CLEVELAND — City Goods at the Creative Hangars will open up this Friday, and it is a moment years in the making for the entrepreneurs showcasing their products.
At the corner of West 28 Street and Church Avenue, you’ll see seven hut-like buildings.
In six of the buildings, about four different local businesses are displaying their goods.
Sam Friedman and Liz Painter are the masterminds behind City Goods.
“There’s so many different types of folks here creating so many different types of products,” said Friedman.
Friedman knows what it takes to start up a business. His family business is Chagrin Valley Soap and Salve.
“We’ve tried really hard in Cleveland to have successful retail and it’s been difficult. We’re not finding the place we can present to the public that’s affordable for a small brand. We can’t figure out how to afford permanent staffing for a shop like that when we are busy running our business and making our products,” he said. “For years I’ve been trying to figure out how to eliminate those major hurdles.”
He believes City Goods is the solution to eliminating those barriers. The idea is that with each entrepreneur and each brand, sharing a space, they also share in the cost of running it.
“They could share the rent, they could share the utilities and cost, they could share things like staff. The monetary commitment then goes way down for everyone. Everyone is paying a little piece of the pie to get some great prime retail,” said Friedman.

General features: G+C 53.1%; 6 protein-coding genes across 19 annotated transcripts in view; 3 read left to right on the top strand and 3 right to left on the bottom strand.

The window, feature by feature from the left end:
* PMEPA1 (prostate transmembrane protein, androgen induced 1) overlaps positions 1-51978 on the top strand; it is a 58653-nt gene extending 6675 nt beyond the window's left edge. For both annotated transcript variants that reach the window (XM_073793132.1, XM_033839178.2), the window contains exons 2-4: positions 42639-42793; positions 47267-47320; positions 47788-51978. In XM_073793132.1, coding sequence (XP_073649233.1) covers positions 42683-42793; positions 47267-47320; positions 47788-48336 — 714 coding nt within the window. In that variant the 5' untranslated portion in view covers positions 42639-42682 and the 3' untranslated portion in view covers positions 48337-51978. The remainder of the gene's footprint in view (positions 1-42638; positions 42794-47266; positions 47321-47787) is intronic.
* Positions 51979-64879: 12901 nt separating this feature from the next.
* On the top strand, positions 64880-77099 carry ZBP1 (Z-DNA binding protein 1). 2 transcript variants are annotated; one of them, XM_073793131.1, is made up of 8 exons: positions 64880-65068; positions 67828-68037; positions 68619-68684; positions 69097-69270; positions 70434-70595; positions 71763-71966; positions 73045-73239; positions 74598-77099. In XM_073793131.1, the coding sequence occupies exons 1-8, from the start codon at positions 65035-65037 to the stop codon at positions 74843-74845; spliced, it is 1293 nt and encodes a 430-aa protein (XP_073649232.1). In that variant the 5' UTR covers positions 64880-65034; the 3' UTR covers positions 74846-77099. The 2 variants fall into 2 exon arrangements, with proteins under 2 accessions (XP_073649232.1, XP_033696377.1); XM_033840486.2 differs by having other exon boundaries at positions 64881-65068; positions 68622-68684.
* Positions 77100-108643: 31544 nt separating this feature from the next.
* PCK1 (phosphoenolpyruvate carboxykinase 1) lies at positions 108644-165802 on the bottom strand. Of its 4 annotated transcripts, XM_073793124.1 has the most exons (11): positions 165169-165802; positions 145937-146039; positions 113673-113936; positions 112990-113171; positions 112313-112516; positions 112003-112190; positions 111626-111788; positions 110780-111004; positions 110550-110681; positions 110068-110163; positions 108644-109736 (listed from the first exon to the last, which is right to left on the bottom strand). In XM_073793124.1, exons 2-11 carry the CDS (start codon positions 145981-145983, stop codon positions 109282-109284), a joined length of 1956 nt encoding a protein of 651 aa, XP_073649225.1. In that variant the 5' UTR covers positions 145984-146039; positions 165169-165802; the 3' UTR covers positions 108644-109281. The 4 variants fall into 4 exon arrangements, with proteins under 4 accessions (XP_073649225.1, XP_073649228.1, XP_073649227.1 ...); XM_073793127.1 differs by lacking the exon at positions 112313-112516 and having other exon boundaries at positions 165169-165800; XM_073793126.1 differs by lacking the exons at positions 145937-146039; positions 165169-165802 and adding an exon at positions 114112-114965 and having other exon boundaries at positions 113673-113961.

From Cleveland apparel, unique art, a record shop, skincare and bath needs, to woodworking, craft lighting and more,
Marissa Wilson is the founder of Capsoul, a luggage brand for creative professionals. She sells a bag that can be worn four ways. The Cleveland Heights’ native moved back home from Los Angeles when the pandemic hit and began creating the brand.
“Previously I was just going to different events, different pop-ups, which is stressful, being able to have a dedicated space where I can set up shop and direct people to, it’s a complete game changer,” she said.
Scott Hudson is the owner of Cleveland apparel company Rocket E3. He echoed Wilson’s sentiment.
“When COVID hit I lost my job, so my side hustle became my main hustle. This is sort of the next evolution of my brand and business. I’ve done the weekend markets in my tent, I do online sales but I’ve not ever had my own retail space that I can call my own,” he said.
The biggest building in the cluster is where Friedman’s bar will be, appropriately named the Hangar. The bar’s profits will go towards supporting the small business owners in the clustered community.
“We took all those other difficult mechanisms of owning a retail shop, from lawyers, to insurance, to lawn care that would also have to be heaped into the rent and we took those out of the equation and that’s what we’re using this bar as a support mechanism to deal with all of those,” he said.
Wilson said it’s an opportunity like no other.
“I never thought I would have a retail space this early on in my journey, to not have to worry about things like the utilities, the idea of like building everything out, it made it so much more achievable for a small brand,” she said.
Kumar Arora’s apparel and lifestyle brand Ilthy is also preparing to open shop.
“Entrepreneurship is hard, in itself, but being able to build something in your backyard with a bunch of friends makes things easier,” he said,
City Goods’ retail shops will be open Tuesday-Friday from 11 a.m. to 7 p.m., Saturday from 10 a.m. to 7 p.m. and Sunday 10 a.m. to 6 p.m.
The Hangar Bar is open 4 p.m. to 11 p.m. during the week extends to midnight on the weekends. It is closed on Monday.